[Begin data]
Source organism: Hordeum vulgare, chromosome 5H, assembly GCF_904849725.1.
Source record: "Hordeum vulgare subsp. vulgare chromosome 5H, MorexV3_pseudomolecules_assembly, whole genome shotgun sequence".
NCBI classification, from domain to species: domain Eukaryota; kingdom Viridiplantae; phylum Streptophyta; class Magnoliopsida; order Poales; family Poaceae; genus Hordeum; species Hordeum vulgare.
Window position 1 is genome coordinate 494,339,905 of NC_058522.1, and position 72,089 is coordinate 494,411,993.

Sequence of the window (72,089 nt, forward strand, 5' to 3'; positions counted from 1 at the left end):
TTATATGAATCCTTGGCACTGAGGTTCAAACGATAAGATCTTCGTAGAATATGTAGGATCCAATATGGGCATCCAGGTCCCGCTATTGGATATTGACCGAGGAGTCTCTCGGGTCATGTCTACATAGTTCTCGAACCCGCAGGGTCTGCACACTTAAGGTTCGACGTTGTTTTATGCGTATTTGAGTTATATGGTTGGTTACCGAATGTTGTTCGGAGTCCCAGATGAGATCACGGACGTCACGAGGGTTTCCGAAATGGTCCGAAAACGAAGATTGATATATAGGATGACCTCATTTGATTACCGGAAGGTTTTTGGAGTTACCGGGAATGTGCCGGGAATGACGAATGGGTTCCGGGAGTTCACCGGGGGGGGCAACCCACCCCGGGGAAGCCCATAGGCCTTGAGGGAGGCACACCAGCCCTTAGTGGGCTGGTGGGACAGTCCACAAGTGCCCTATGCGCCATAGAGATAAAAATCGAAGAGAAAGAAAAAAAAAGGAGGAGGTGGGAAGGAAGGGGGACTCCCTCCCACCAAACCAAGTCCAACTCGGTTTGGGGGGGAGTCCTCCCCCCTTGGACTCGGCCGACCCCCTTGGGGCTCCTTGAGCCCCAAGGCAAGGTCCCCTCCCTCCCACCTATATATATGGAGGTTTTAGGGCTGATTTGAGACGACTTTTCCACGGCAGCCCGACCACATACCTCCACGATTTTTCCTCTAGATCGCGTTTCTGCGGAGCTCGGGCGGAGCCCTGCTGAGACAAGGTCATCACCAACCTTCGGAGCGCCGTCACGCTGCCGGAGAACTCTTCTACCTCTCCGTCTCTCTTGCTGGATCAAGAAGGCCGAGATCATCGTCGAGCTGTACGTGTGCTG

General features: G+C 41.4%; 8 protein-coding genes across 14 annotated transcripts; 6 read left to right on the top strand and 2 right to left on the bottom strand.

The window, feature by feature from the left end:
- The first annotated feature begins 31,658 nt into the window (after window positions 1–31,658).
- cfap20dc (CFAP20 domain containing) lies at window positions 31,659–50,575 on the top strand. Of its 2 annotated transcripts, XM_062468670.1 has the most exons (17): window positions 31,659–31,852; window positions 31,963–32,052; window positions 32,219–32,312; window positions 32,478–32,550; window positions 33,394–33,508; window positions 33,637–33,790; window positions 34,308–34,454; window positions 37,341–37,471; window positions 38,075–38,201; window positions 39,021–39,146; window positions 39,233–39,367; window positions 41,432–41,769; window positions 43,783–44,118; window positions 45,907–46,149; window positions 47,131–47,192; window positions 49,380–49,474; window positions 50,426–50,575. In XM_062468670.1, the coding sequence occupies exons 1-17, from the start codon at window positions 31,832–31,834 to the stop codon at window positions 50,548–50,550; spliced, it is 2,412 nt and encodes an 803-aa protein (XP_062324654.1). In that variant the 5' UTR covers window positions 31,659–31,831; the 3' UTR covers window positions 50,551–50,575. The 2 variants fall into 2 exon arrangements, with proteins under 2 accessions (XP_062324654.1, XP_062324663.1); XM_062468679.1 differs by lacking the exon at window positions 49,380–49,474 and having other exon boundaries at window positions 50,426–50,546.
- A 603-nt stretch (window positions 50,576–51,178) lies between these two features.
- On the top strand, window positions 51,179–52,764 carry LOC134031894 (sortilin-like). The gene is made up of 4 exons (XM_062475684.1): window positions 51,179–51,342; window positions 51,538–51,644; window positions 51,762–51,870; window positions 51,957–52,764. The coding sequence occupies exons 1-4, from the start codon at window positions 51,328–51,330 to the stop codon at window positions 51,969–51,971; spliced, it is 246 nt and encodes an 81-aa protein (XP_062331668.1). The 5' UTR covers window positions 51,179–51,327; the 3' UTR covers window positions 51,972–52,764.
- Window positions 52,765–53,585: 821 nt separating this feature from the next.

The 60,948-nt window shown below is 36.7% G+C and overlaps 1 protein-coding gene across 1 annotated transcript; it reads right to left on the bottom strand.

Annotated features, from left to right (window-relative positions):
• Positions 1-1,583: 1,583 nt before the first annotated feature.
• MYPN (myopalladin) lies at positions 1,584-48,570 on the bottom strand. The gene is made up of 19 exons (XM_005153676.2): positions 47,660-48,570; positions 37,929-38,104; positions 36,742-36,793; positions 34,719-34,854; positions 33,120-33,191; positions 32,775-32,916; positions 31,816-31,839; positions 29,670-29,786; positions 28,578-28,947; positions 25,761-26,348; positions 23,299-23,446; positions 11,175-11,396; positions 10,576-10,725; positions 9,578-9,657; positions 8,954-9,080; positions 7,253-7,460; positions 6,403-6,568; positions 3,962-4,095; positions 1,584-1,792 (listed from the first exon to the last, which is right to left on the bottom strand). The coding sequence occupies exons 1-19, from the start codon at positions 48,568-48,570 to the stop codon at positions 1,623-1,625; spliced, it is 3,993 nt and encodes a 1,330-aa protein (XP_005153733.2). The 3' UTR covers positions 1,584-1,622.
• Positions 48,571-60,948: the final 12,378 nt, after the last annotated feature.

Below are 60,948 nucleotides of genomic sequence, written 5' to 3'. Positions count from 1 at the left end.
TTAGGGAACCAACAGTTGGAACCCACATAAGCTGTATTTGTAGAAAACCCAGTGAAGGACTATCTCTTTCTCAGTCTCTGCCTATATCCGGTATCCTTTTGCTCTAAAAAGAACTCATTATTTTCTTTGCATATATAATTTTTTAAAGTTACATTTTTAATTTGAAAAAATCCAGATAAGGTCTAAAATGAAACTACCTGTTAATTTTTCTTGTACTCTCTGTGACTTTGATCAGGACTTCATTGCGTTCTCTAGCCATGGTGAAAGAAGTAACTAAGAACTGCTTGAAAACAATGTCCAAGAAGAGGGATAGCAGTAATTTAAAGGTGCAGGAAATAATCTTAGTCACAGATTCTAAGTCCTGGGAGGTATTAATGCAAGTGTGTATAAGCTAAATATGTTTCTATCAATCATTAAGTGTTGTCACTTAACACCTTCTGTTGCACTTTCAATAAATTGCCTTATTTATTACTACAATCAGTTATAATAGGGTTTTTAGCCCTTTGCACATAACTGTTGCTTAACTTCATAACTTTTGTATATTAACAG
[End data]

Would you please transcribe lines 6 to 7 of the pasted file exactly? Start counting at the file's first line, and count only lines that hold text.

TTATATGAATCCTTGGCACTGAGGTTCAAACGATAAGATCTTCGTAGAATATGTAGGATCCAATATGGGCATCCAGGTCCCGCTATTGGATATTGACCGAGGAGTCTCTCGGGTCATGTCTACATAGTTCTCGAACCCGCAGGGTCTGCACACTTAAGGTTCGACGTTGTTTTATGCGTATTTGAGTTATATGGTTGGTTACCGAATGTTGTTCGGAGTCCCAGATGAGATCACGGACGTCACGAGGGTTTCCGAAATGGTCCGAAAACGAAGATTGATATATAGGATGACCTCATTTGATTACCGGAAGGTTTTTGGAGTTACCGGGAATGTGCCGGGAATGACGAATGGGTTCCGGGAGTTCACCGGGGGGGGCAACCCACCCCGGGGAAGCCCATAGGCCTTGAGGGAGGCACACCAGCCCTTAGTGGGCTGGTGGGACAGTCCACAAGTGCCCTATGCGCCATAGAGATAAAAATCGAAGAGAAAGAAAAAAAAAGGAGGAGGTGGGAAGGAAGGGGGACTCCCTCCCACCAAACCAAGTCCAACTCGGTTTGGGGGGGAGTCCTCCCCCCTTGGACTCGGCCGACCCCCTTGGGGCTCCTTGAGCCCCAAGGCAAGGTCCCCTCCCTCCCACCTATATATATGGAGGTTTTAGGGCTGATTTGAGACGACTTTTCCACGGCAGCCCGACCACATACCTCCACGATTTTTCCTCTAGATCGCGTTTCTGCGGAGCTCGGGCGGAGCCCTGCTGAGACAAGGTCATCACCAACCTTCGGAGCGCCGTCACGCTGCCGGAGAACTCTTCTACCTCTCCGTCTCTCTTGCTGGATCAAGAAGGCCGAGATCATCGTCGAGCTGTACGTGTGCTG

General features: G+C 41.4%; 8 protein-coding genes across 14 annotated transcripts; 6 read left to right on the top strand and 2 right to left on the bottom strand.